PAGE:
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The list that follows was initially inspired by curator Renny Pritikin’s text, Prescription for a Healthy Art Scene, that often circulates within the Bay Area art community. The list defined “health” as the existence of ample art production, spaces for critique (such as publications, educational institutions, etc.), and an active art market. Joseph del Pesco surfaced the document while studying with Pritikin at California College of the Arts, and printed it in the May 2009 issue of Proximity. KADIST and Southern Exposure also made posters of the Prescription piece in 2013 and it was often seen hanging in artists’ studios, on refrigerators, and on office walls.
I believe it is time to rewrite this text. The original limited its focus to the enduring stability of traditional support systems for art production—such as a commercial market, art schools, and museums—without attempting to imagine alternatives beyond that horizon. This revised list proposes something more anti-capitalist, feminist, and utopian.
A “prescription” only allows one path forward, instead we need a “recipe”—one that can be changed and modified according to the interests and needs of a particular community. (No one should have a final say.) The adjective “braver” relays a need to challenge and take risks in order to create a more ethical and compassionate world.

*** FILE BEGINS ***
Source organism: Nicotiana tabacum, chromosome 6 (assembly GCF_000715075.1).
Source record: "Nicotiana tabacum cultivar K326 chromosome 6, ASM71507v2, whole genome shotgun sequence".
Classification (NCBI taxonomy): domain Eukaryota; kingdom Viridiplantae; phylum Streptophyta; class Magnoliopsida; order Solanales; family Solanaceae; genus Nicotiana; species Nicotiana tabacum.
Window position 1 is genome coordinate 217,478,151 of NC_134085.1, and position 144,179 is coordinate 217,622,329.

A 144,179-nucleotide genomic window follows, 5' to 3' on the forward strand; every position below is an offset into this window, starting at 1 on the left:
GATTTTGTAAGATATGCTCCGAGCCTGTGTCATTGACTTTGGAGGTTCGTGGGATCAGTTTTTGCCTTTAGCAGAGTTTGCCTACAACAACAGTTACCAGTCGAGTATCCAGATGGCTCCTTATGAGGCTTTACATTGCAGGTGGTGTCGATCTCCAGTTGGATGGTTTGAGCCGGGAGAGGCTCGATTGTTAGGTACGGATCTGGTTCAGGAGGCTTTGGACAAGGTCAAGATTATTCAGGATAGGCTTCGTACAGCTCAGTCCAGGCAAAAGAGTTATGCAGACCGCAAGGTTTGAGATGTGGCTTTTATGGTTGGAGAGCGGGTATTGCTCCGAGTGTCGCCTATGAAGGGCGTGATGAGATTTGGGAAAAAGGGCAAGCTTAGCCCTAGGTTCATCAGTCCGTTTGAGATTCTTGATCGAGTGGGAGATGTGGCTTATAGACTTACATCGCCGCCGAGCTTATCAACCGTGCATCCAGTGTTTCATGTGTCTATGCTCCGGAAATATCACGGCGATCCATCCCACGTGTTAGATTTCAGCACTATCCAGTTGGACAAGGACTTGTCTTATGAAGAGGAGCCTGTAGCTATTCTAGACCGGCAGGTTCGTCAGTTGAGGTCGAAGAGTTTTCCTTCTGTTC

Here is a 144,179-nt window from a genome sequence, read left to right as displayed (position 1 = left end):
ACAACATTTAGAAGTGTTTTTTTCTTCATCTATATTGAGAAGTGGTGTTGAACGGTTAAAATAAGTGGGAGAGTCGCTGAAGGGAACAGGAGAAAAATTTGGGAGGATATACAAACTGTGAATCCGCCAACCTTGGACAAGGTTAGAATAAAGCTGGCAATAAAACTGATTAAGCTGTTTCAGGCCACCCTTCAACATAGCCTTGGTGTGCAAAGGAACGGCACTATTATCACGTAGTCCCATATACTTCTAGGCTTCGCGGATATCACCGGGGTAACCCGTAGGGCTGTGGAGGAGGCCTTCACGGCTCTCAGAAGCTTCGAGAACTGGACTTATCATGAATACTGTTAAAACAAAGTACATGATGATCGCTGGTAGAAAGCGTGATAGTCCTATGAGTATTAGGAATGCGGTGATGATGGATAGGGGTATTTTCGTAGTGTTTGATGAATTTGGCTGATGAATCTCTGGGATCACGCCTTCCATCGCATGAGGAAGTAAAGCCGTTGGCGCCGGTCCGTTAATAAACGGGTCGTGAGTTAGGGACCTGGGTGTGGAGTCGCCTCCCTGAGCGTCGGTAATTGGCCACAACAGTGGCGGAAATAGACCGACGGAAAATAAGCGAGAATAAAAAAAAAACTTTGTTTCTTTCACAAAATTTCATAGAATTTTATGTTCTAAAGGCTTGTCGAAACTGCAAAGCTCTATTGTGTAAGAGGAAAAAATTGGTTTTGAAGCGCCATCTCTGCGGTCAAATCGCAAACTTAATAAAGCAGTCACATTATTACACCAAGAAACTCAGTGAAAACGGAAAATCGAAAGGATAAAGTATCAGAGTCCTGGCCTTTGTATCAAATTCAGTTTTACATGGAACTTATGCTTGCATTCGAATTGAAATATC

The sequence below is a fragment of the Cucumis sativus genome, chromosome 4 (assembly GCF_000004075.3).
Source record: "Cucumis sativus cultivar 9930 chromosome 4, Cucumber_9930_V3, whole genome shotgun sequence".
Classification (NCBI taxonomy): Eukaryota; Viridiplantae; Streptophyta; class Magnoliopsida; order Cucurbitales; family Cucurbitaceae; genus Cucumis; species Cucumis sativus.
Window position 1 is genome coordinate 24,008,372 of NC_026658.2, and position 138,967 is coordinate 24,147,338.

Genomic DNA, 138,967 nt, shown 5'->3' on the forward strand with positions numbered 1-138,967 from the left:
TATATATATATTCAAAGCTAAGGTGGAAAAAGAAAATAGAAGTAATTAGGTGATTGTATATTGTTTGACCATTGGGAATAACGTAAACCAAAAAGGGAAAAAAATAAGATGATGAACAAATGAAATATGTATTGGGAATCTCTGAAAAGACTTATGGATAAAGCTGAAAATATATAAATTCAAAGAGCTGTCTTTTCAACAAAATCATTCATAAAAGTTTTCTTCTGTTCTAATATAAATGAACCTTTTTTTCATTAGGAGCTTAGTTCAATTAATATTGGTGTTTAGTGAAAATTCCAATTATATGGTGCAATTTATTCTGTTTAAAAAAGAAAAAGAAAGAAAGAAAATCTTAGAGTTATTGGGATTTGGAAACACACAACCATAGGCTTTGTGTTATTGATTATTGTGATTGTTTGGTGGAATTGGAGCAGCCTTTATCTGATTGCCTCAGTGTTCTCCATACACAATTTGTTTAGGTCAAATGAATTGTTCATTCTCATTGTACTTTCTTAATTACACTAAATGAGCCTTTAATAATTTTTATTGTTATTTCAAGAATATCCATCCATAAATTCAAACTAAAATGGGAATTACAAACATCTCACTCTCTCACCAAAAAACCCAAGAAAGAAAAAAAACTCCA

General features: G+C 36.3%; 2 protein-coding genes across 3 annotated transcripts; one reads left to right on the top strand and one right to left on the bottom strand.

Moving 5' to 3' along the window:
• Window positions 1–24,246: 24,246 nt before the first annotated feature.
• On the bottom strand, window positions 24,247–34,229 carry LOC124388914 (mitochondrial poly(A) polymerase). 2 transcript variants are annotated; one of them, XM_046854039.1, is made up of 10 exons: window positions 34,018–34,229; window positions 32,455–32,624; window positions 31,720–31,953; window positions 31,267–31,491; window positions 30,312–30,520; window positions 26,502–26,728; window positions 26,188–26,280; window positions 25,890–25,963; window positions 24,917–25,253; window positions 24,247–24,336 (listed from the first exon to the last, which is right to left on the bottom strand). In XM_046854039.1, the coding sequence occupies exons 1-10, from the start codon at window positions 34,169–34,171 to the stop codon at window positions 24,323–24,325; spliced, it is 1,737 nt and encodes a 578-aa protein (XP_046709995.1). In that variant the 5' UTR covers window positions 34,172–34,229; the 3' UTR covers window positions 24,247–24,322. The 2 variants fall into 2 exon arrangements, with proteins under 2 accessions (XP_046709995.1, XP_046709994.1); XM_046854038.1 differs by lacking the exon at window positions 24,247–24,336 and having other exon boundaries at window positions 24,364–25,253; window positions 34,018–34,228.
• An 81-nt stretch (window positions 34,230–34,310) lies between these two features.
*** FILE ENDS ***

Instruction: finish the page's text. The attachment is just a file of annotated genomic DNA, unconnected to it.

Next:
This text is influenced by the deeply promising creative community in Los Angeles, especially the numerous artist-run and artist-led organizations.
Ceci Moss is a curator, writer, and educator based in Los Angeles. She is the founder and director of Gas, a mobile, autonomous, experimental, and networked platform for contemporary art located in a truck gallery and online. Her first book, Expanded Internet Art: Twenty-First Century Artistic Practice and the Informational Milieu, is forthcoming in the Bloomsbury series International Texts in Critical Media Aesthetics.
This article was originally featured in
Carla issue 16